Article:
The Court found initially that DOHSA did not constitute the exclusive remedy in this case, stating that the Warsaw convention applies concurrently. The court noted that defendant had argued at an earlier stage in the litigation that plaintiffs' claims were limited by the liability provisions of the Warsaw Convention. Quoting its earilier decision, the court stated in response that "since plaintiffs will be bound by the Treaty's limitation of liability and willful misconduct standard regardless of whether they pled the Treaty to support their complaints, they should have the benefit of the Treaty as the source supporting their jury demands." KAL II (quoting KAL I, 704 F. Supp. at 1154).
Secondly, Chief Judge Robinson addressed the question of whether the "law of the court" under Article 28(2) was limited to DOHSA. The court noted first that it had addressed this question in KAL I, holding that the "law of the court" was not so limited. The Court then stated that even if DOHSA is the "law of the court," however, plaintiffs are still entitled to a jury trial because plaintiffs had each filed jury triable survival claims in addition to the wrongful death claims arising from the disaster. The court found that such "Warsaw survival actions," KAL II, at 8, are triable before a jury and when "claims carrying a right to a jury trial are joined with admiralty claims, all of the claims may be tried to a jury." Id. (citing Fitzgerald v. United States Lines Co., 374 U.S. 16, 21, 10 L. Ed. 2d 720, 83 S. Ct. 1646 (1963)). Thus, on the third issue, the Court found that the presence of jury triable survival claims dispositive of the question whether plaintiffs were entitled to a jury.
A. The Law of the Case
Plaintiffs argue that given the prior history of this case and the motion filed and decided in KAL I, the instant motion is barred on the ground of issue preclusion. Defendant correctly notes, however, that issue preclusion is inapplicable here because the instant proceedings do not constitute a separate cause of action from the liability phase of the multidistrict litigation. See Allen v. McCury, 449 U.S. 90, 94, 66 L. Ed. 2d 308, 101 S. Ct. 411 (1980) ("Under collateral estoppel, once a court has decided an issue of fact or law necessary to its judgment, that decision may preclude relitigation of the issue in a suit on a different cause of action involving a party to the first case.") (emphasis added); Montana v. United States, 440 U.S. 147, 153, 59 L. Ed. 2d 210, 99 S. Ct. 970 (1979) ("Under collateral estoppel, once an issue is actually and necessarily determined by a court of competent jurisdiction, that determination is conclusive in subsequent suits based on a different cause of action involving a part to the prior litigation") (emphasis added).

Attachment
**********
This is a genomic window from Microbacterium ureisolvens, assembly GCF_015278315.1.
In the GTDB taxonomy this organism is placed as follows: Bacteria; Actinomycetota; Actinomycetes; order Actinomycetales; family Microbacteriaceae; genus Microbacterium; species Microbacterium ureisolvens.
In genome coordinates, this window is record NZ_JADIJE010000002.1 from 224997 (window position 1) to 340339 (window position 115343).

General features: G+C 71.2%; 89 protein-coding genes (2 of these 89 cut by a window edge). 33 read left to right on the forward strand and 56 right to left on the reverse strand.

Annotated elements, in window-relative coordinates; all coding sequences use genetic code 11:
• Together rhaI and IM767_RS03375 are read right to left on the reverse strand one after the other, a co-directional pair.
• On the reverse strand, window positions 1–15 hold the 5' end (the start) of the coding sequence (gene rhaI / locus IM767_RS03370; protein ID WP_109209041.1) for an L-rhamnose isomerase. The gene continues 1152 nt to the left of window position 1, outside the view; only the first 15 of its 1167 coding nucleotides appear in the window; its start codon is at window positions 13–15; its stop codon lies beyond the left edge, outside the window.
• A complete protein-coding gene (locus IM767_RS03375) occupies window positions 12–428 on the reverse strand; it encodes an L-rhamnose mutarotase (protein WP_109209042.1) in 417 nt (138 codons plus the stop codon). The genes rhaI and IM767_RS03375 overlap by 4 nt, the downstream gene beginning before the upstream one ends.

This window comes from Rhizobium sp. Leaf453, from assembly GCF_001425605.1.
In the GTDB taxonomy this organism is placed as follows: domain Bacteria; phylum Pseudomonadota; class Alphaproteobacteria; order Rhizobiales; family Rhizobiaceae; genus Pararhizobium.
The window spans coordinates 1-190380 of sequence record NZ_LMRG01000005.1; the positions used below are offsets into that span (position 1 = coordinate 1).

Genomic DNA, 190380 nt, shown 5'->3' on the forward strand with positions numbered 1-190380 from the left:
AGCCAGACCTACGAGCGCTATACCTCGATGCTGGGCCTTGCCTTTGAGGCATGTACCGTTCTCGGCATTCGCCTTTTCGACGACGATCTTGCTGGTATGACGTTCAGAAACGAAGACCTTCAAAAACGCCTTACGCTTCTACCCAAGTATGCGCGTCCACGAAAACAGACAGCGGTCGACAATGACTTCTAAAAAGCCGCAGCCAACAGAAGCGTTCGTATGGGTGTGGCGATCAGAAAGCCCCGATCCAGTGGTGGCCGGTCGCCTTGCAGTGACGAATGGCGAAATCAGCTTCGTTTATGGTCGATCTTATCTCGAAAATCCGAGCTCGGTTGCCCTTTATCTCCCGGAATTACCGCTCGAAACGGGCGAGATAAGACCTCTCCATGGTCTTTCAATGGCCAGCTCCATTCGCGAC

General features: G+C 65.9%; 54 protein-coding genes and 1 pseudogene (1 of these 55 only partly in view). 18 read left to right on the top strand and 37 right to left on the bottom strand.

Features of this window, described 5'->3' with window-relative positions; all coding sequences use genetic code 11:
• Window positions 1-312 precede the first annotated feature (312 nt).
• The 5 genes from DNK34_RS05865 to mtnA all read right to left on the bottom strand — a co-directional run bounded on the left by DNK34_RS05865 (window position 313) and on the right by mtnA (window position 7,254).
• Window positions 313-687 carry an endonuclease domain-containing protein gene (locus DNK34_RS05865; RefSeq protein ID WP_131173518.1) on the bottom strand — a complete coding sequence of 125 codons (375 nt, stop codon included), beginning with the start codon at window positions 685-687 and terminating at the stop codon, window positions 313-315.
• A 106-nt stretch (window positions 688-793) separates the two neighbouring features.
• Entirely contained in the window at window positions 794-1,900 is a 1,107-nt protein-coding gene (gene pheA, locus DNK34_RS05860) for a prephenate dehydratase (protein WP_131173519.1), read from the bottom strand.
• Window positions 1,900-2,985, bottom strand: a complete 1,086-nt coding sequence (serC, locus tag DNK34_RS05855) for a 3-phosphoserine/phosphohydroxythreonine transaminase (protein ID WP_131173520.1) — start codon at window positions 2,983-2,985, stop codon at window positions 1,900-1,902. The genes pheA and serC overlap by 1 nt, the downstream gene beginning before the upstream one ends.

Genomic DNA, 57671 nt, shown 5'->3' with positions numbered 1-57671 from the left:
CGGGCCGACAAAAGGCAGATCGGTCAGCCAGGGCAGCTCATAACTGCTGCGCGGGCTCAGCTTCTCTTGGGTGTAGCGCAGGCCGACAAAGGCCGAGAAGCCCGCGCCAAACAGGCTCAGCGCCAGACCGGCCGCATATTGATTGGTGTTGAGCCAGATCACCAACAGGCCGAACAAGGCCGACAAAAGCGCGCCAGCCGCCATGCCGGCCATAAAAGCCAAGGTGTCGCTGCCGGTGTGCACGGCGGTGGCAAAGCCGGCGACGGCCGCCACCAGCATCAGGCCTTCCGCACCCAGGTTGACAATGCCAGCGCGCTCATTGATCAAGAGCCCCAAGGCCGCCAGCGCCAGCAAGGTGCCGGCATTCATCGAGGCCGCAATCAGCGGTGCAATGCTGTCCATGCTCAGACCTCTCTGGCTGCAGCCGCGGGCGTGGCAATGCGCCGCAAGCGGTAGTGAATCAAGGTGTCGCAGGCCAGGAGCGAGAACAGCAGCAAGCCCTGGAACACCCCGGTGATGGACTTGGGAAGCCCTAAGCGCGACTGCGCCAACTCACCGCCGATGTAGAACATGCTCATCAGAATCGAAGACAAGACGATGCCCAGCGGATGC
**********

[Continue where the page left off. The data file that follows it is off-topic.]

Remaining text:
Although it is clear that issue preclusion does not bar defendant's current motion, it is a much closer question whether the motion may be barred under the "law of the case" doctrine. "Under the law of the case doctrine, a decision on an issue of law made at one stage of a case becomes binding precedent to be followed in subsequent stages of the same litigation." In re PCH Associates, 949 F.2d 585, 592 (2d Cir. 1991). It is oft stated that "law of the case directs a court's discretion, it does not limit the tribunal's power." Arizona v. California, 460 U.S. 605, 618, 75 L. Ed. 2d 318, 103 S. Ct. 1382 (1983). Therefore, application of the doctrine is a matter of discretion for the Court.
Defendants argue that this Court should not exercise the doctrine because "the Court of Appeals for the District of Columbia simply did not rule on the jury trial question and, therefore, there is nothing binding from a superior court to an inferior court." Def's Mem. at 40. We disagree. The law of the case doctrine is not limited to the situation in which a lower court on remand must follow a ruling previously made by a higher court. See C. Wright, A. Miller & E. Cooper, Federal Practice and Procedure § 4478, at 788 (1981). In fact, the Court finds it somewhat disingenuous for defendant to argue that the absence of an appellate ruling on this issue should preclude application of law of the case when, in fact, defendant itself failed to raise Chief Judge Robinson's ruling on the jury trial issue as a ground for appeal.
See Williamsburg Wax Museum, Inc. v. Historic Figures, Inc., 810 F.2d 243, 250 (D.C. Cir. 1987) ("Under law of the case doctrine, a legal decision made at one stage of litigation, unchallenged in a subsequent appeal when the opportunity to do so existed, becomes the law of the case for future stages of the same litigation, and the parties are deemed to have waived the right to challenge that decision at a later time."); Fogel v. Chestnutt, 668 F.2d 100, 108-09 (2d Cir. 1981), cert. denied, 459 U.S. 828, 103 S. Ct. 65, 74 L. Ed. 2d 66 (1982) ("It would be absurd that a party who has chosen not to argue a point on a first appeal should stand better as regards the law of the case than one who had argued and lost.").
The law of the case doctrine "counsels against reconsideration of issues absent compelling circumstances such as an intervening change of the law, the availability of new evidence, the need to correct a clear error, or to prevent manifest injustice." Diduck v. Kaszycki & Sons Contractors, Inc., 737 F. Supp. 792 (S.D.N.Y. 1990). Chief Judge Robinson has denied defendant's instant motion twice; both times after a thorough and well reasoned analysis of the issues raised. None of the factors suggesting that application of the law of the case doctrine is inappropriate are present here. Plaintiffs' right to try the damages phase of their cases to a jury is law of the case and, therefore, defendant's motion is denied.